Politicians roundly condemn attack on bilingual school
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Politicians roundly condemn attack on bilingual school

Justice minister promises punishment for perpetrators of suspected arson incident in Jerusalem Hebrew-Arabic institution Saturday night

Lazar Berman is a former breaking news editor at The Times of Israel.

  • Firefighters and police at the scene of where suspected arsonists set fire to a bilingual Hebrew-Arabic school in Jerusalem. (photo credit: Yonatan Sindel/Flash90)
    Firefighters and police at the scene of where suspected arsonists set fire to a bilingual Hebrew-Arabic school in Jerusalem. (photo credit: Yonatan Sindel/Flash90)
  • Firefighters and police at the scene of where suspected arsonists set fire to a bilingual Hebrew-Arabic school in Jerusalem, November 29, 21014. (photo credit: Yonatan Sindel/Flash90)
    Firefighters and police at the scene of where suspected arsonists set fire to a bilingual Hebrew-Arabic school in Jerusalem, November 29, 21014. (photo credit: Yonatan Sindel/Flash90)
  • A photo of graffiti found spray painted on the wall of a Jewish-Arab school in Jerusalem November 29, 2014, which reads "Down with assimilation" (photo credit: Arik Abulof, Jerusalem Fire Department)
    A photo of graffiti found spray painted on the wall of a Jewish-Arab school in Jerusalem November 29, 2014, which reads "Down with assimilation" (photo credit: Arik Abulof, Jerusalem Fire Department)

Lawmakers from across the political spectrum denounced the suspected arson attack Saturday evening on a dual Hebrew and Arabic language school in southern Jerusalem.

“In this school, only a few weeks ago, the students declared with posters: ‘There is cooperation here, love and friendship between Arabs and Jews,'” wrote Justice Minister Tzipi Livni. “This is the nature reserve that someone tried to burn this evening. So it should be clear: We will not let extremists burn the co-existence that is still preserved. Law enforcement, and the Justice Ministry, will know how to deal with the perpetrators.”

Jerusalem Mayor Nir Barkat condemned the suspected attack on the school, saying City Hall won’t allow pyromaniacs and rioters to take the law into their own hands and disrupt the pace of life in the city.

“We’ll continue to denounce the radicals and do all that’s necessary to return quiet to Jerusalem,” he said.

Education Minister Shai Piron spoke out against the possible arson, saying it was a “violent, criminal and despicable act done to undermine the foundations of Israeli democracy.”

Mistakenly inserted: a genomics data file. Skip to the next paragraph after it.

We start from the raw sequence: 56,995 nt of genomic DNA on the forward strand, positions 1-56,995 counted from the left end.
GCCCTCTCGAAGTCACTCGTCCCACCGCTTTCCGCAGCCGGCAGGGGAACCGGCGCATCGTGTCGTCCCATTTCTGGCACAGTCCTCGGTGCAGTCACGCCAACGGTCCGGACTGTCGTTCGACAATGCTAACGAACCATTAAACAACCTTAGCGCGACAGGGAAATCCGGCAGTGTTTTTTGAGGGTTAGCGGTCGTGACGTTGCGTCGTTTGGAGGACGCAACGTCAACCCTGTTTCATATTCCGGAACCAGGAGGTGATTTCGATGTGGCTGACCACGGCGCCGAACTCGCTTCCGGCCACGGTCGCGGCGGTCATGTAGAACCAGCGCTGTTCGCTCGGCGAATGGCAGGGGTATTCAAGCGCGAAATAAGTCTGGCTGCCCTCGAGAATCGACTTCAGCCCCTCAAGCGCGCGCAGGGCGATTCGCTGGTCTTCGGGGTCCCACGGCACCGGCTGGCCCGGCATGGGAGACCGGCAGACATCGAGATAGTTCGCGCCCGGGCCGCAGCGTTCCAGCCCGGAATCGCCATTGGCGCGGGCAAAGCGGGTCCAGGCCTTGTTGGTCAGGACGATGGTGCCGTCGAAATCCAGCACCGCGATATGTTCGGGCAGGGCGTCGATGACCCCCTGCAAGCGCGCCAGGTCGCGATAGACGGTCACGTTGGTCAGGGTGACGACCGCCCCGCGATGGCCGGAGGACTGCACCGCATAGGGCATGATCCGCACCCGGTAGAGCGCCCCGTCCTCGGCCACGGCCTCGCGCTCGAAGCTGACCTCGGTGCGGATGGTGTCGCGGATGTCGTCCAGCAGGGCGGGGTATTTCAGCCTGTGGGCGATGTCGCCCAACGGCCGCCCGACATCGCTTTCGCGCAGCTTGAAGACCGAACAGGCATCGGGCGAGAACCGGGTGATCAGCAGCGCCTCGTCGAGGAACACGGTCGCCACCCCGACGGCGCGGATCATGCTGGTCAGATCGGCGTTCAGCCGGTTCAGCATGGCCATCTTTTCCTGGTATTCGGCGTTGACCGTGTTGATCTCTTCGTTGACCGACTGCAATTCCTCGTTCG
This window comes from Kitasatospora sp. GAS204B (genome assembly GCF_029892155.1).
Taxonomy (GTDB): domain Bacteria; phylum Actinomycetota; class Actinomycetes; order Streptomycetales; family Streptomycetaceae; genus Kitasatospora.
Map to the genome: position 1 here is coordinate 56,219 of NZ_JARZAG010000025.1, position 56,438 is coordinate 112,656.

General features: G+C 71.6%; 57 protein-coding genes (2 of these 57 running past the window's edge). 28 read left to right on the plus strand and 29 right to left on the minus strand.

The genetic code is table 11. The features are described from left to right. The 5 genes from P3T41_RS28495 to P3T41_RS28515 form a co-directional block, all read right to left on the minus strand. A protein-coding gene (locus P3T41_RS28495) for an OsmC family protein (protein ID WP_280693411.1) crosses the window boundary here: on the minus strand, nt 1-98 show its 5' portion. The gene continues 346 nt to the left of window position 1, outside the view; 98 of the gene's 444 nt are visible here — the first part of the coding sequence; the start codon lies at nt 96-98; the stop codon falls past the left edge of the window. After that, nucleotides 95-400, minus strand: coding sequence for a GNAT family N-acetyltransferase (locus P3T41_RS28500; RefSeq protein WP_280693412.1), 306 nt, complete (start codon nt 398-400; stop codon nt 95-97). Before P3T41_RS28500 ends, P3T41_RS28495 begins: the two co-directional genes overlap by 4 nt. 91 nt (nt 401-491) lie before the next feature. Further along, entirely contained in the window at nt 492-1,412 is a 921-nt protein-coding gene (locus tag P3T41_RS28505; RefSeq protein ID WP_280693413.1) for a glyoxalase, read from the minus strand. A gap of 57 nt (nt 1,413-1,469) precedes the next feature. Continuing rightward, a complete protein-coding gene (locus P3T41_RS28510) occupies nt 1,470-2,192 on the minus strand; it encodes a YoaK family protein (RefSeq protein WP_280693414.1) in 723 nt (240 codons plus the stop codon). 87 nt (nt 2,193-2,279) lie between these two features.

“Unfortunately, there are extremists who interpret the harsh debate in the Knesset around the Jewish state bill by taking the law into their own hands,” wrote Environment Minister Amir Peretz on his Facebook page.

Hatnua MK Amram Mitzna, chairman of the Knesset’s Education, Culture, and Sport Committee, said that “the attack aimed specifically at an educational institution that represents the desire of the two nations for bridge-building and education for peace is unacceptable, and we must condemn it stridently, and do everything possible in order to find and bring those responsible to justice.”

Firefighters gained control over the blaze at the Hand in Hand school in Jerusalem’s Pat neighborhood Saturday night. On the walls of the building, emergency responders found anti-Arab graffiti which said “Death to Arabs,” “Kahane was right” and “down with assimilation.”

“There is no coexistence with cancer,” read another tag spray-painted on a wall.

Initial investigation by the fire department found that the blaze had been set intentionally. Evidence from the scene was handed over to police investigators.

No injuries were reported, but serious damage was caused to one of the classrooms, and several walls of the structure suffered minor damage as well, Israel Radio reported.

Police were at the scene of the fire and were investigating the background of the incident.

The five Hand in Hand schools across the country educate over 1,000 students and aim to “create a strong, inclusive, shared society in Israel” through bilingual education in Hebrew and Arabic, and with integrated classes.

The head of the school, Shuli Dichter, told Israel Radio that Saturday’s incident wasn’t the first, but that vandals won’t succeeed in destroying the school. Dichter called on the public not only to condemn the act but to join in building Jewish-Arab cooperation in Israel.

Saturday’s incident came amid heightened tensions in the capital between its Jewish and Arab residents following multiple deadly Palestinian terrorist attacks targeting Israeli civilians and amid friction over the status of the Temple Mount.

The suspected arson attack occurred shortly before a demonstration outside the Prime Minister’s Residence in Jerusalem, at which protesters denounced growing racism in Israel, and voiced their opposition to Prime Minister Benjamin Netanyahu’s proposed “Jewish state” legislation. An estimated 2,000 people, including representatives of Labor, Meretz and Peace Now, participated in the protest.

Left-wing activists hold placards and flags as they protest against the "Jewish state" bill near the Prime Minister residence in Jerusalem on November 29, 2014. Some of the placards call Benjamin Netanyahu a racist, and assert that he seeks democracy for Jews only. (Photo credit: Yonatan Sindel/Flash90)
Left-wing activists hold placards and flags as they protest against the ‘Jewish state’ bill near the Prime Minister’s Residence in Jerusalem on November 29, 2014. Some of the placards call Benjamin Netanyahu a racist and assert that he seeks democracy for Jews only. (Photo credit: Yonatan Sindel/Flash90)

Times of Israel staff contributed to this report. 

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